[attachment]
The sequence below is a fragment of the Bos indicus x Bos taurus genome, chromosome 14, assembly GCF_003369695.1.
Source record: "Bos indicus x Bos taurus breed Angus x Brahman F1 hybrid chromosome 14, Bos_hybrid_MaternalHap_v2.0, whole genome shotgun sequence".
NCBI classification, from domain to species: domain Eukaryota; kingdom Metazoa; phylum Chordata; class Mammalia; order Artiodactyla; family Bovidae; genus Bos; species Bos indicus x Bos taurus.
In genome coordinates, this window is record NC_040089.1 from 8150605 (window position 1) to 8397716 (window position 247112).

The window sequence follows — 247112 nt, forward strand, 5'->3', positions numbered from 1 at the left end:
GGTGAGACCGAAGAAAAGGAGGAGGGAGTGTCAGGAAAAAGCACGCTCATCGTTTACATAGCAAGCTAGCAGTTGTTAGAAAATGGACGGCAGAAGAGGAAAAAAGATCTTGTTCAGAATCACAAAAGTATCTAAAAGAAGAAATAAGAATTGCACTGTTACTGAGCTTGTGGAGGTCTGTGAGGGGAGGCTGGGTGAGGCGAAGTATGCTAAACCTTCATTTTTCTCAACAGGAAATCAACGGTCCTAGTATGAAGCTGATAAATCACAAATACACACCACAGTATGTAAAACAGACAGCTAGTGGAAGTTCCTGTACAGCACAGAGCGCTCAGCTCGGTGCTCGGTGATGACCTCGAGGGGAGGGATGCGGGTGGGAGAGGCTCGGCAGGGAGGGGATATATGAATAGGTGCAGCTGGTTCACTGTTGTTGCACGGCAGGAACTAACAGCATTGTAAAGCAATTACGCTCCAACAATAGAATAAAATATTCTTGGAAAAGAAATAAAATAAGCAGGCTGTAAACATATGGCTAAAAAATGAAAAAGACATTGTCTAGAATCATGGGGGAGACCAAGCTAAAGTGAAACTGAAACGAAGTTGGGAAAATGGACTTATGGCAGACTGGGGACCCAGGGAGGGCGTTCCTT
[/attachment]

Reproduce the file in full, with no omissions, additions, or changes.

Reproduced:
The sequence below is a fragment of the Bos indicus x Bos taurus genome, chromosome 14, assembly GCF_003369695.1.
Source record: "Bos indicus x Bos taurus breed Angus x Brahman F1 hybrid chromosome 14, Bos_hybrid_MaternalHap_v2.0, whole genome shotgun sequence".
NCBI classification, from domain to species: domain Eukaryota; kingdom Metazoa; phylum Chordata; class Mammalia; order Artiodactyla; family Bovidae; genus Bos; species Bos indicus x Bos taurus.
In genome coordinates, this window is record NC_040089.1 from 8150605 (window position 1) to 8397716 (window position 247112).

The window sequence follows — 247112 nt, forward strand, 5'->3', positions numbered from 1 at the left end:
GGTGAGACCGAAGAAAAGGAGGAGGGAGTGTCAGGAAAAAGCACGCTCATCGTTTACATAGCAAGCTAGCAGTTGTTAGAAAATGGACGGCAGAAGAGGAAAAAAGATCTTGTTCAGAATCACAAAAGTATCTAAAAGAAGAAATAAGAATTGCACTGTTACTGAGCTTGTGGAGGTCTGTGAGGGGAGGCTGGGTGAGGCGAAGTATGCTAAACCTTCATTTTTCTCAACAGGAAATCAACGGTCCTAGTATGAAGCTGATAAATCACAAATACACACCACAGTATGTAAAACAGACAGCTAGTGGAAGTTCCTGTACAGCACAGAGCGCTCAGCTCGGTGCTCGGTGATGACCTCGAGGGGAGGGATGCGGGTGGGAGAGGCTCGGCAGGGAGGGGATATATGAATAGGTGCAGCTGGTTCACTGTTGTTGCACGGCAGGAACTAACAGCATTGTAAAGCAATTACGCTCCAACAATAGAATAAAATATTCTTGGAAAAGAAATAAAATAAGCAGGCTGTAAACATATGGCTAAAAAATGAAAAAGACATTGTCTAGAATCATGGGGGAGACCAAGCTAAAGTGAAACTGAAACGAAGTTGGGAAAATGGACTTATGGCAGACTGGGGACCCAGGGAGGGCGTTCCTT